In February 2019, New York Governor Andrew Cuomo signed Child Victims Act into law. It extends the statute of limitations for victims of child abuse. Child sex abuse victims are now allowed to file criminal charges against their abuser before they turn 28. Victims are allowed to file civil charges against their abuser before they turn 55. Previously, victims had to file both civil and criminal charges before they turned 23. The law also allows a one-year period for individuals to file cases that happened longer than what the statute of limitations would have allowed. It also requires judges to have some training on how to handle child sex abuse cases.
What are statutes of limitations, and why do we have them?
Statutes of limitations (SOL) are a predetermined period of time that the state is allowed to charge someone with a crime. Different crimes have different extended periods of time when one can file charges against someone. However, the same crime may have a different SOL depending on the state. There are SOL laws because of concerns that witness testimony might be unreliable. A victim may not necessarily remember enough about their abuse that the jury may not find them credible. Physical evidence may also deteriorate over time, which further questions credibility.
Why extend statute of limitations if someone might not remember what happened to them?
DNA, audio or video recordings, emails, and texts do not disintegrate over time making them more credible forms of evidence over a longer period of time. Society has also improved their understanding of the trauma that victims of child sexual abuse experience. People now understand that it can take many years or even decades before someone finally comes forward. While laws on statutes of limitations are put in place to ensure credibility, there are exceptional cases such as child sexual abuse which necessitates lengthened the statute of limitations.
Catholic Church of Pennsylvania cover-up
In August 2018, a grand jury report mentioned that over 90 Pittsburgh-area Catholic priests have been accused of sexual abuse. The report also noted that the Catholic Church of Pennsylvania covered up allegations involving about 1,000 victims who were mostly children. Some of these allegations stretch back 70 years. This cover up of child sexual abuse by the Catholic Church in Pennsylvania highlights why it is necessary to extend the statutes of limitations for child sexual abuse. Child sexual abuse among clergy has been going on for many decades. This shows that the Catholic Church in Pennsylvania has failed stop to these abuses if they have continued for this long.
Jesuit Priest list
The Northeastern US Province of the Society of Jesus provided a list of about 50 Jesuit priests who have been accused of sexual assault on children. Many of these priests were assigned in parishes and schools throughout New York and New England. However, some of them have also been assigned to parishes and schools in other states and countries. The lists include priests whose have had allegations stretching from the 1950s onward. This revelation from the Jesuits further necessitates the extension of the statute of limitation laws. Reported abuse committed by Jesuit priests has gone back almost 70 years, meaning that the Society of Jesus was ineffective in addressing these abuses.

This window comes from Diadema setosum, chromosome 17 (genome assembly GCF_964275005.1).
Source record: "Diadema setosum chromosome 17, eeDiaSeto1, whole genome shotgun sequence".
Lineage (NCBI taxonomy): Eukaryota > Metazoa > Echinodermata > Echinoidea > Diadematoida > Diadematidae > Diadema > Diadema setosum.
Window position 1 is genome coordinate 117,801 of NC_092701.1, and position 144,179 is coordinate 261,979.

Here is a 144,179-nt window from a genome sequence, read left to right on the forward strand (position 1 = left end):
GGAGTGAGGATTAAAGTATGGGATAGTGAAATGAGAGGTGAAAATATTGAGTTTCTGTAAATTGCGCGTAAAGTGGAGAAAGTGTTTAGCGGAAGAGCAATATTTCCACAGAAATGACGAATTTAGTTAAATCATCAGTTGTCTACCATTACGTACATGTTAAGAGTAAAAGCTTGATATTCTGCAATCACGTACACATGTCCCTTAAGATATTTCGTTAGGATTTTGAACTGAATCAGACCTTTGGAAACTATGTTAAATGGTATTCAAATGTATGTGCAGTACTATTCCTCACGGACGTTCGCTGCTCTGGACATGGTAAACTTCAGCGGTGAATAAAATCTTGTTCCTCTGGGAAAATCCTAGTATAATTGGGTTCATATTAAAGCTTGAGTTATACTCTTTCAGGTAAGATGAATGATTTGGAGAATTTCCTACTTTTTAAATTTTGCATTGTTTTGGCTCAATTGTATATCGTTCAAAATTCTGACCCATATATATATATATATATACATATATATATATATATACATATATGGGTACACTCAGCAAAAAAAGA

I love Jesuits. It is all awful but for someone who admires Jesuits the way I do, it is an extra dose of depressing.
Opposition to the Child Victims Act
The Catholic Conference, which consists of New York State’s Catholic bishops, opposed the Child Victims Act and spent over a million dollars lobbying legislators in an attempt to prevent it from passing. As a Catholic, this is embarrassing.
They were especially opposed to the provision that allowed a one-year window in which victims whose claims date back beyond the statute of limitations would be considered. They argued that this provision would force institutions like them to defend misconduct they did not know about. The Catholic Conference also expressed concern that only private institutions such as themselves would be affected by the one-year period and not public ones.
In an op-ed, Cardinal Timothy Dolan of the Archdiocese of New York called for a Child Victims Act that emphasizes “healing” and not the breaking of religious institutions. Cardinal Dolan pointed to a compensation program run by his Archdiocese as a model that the state could use. This program provides monetary compensation to victims of clergy sexual abuse. It has already paid over 1,000 victims. While he does not directly mention his opposition to the extension of SOL laws in the op-ed, Cardinal Dolan has previously stated that the one-year period would be “toxic” for them.
I’m not going to crush Cardinal Dolan. But he is just wrong and the Church looks awful taking this position. The Church also needs to realize that it cannot deal with clergy sexual abuse internally. I do think they mean well but the result is shielding members of the clergy who have committed such abuses from facing potential legal action. Abusers, no matter their affiliation, must face legal consequences for their actions.